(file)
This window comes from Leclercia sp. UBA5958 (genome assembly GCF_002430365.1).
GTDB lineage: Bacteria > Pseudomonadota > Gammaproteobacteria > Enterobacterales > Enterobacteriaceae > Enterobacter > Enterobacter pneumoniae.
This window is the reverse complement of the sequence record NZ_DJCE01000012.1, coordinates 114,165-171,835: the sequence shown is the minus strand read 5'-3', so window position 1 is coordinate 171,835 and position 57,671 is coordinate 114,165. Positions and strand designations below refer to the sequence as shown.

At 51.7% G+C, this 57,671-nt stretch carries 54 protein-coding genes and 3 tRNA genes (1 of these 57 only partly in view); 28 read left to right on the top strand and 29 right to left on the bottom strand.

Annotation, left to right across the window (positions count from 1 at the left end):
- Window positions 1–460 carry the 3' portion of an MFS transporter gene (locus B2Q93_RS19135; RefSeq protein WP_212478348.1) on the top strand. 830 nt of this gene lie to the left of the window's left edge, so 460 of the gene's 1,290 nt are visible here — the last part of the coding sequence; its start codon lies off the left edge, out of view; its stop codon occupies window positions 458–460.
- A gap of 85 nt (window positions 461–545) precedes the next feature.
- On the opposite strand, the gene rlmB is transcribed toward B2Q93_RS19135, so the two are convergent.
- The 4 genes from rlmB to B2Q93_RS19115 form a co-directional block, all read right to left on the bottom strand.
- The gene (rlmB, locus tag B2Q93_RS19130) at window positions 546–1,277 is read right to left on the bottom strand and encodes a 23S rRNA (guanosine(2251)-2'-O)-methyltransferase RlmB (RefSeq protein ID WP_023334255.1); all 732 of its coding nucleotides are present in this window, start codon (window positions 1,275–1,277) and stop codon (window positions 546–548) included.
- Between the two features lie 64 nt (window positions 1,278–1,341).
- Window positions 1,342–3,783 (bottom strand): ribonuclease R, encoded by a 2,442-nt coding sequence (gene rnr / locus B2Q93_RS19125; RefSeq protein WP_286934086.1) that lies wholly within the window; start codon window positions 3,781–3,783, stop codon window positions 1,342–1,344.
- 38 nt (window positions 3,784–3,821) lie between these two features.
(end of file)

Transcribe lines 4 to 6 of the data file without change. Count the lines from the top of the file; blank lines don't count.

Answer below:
At 51.7% G+C, this 57,671-nt stretch carries 54 protein-coding genes and 3 tRNA genes (1 of these 57 only partly in view); 28 read left to right on the top strand and 29 right to left on the bottom strand.

Annotation, left to right across the window (positions count from 1 at the left end):
- Window positions 1–460 carry the 3' portion of an MFS transporter gene (locus B2Q93_RS19135; RefSeq protein WP_212478348.1) on the top strand. 830 nt of this gene lie to the left of the window's left edge, so 460 of the gene's 1,290 nt are visible here — the last part of the coding sequence; its start codon lies off the left edge, out of view; its stop codon occupies window positions 458–460.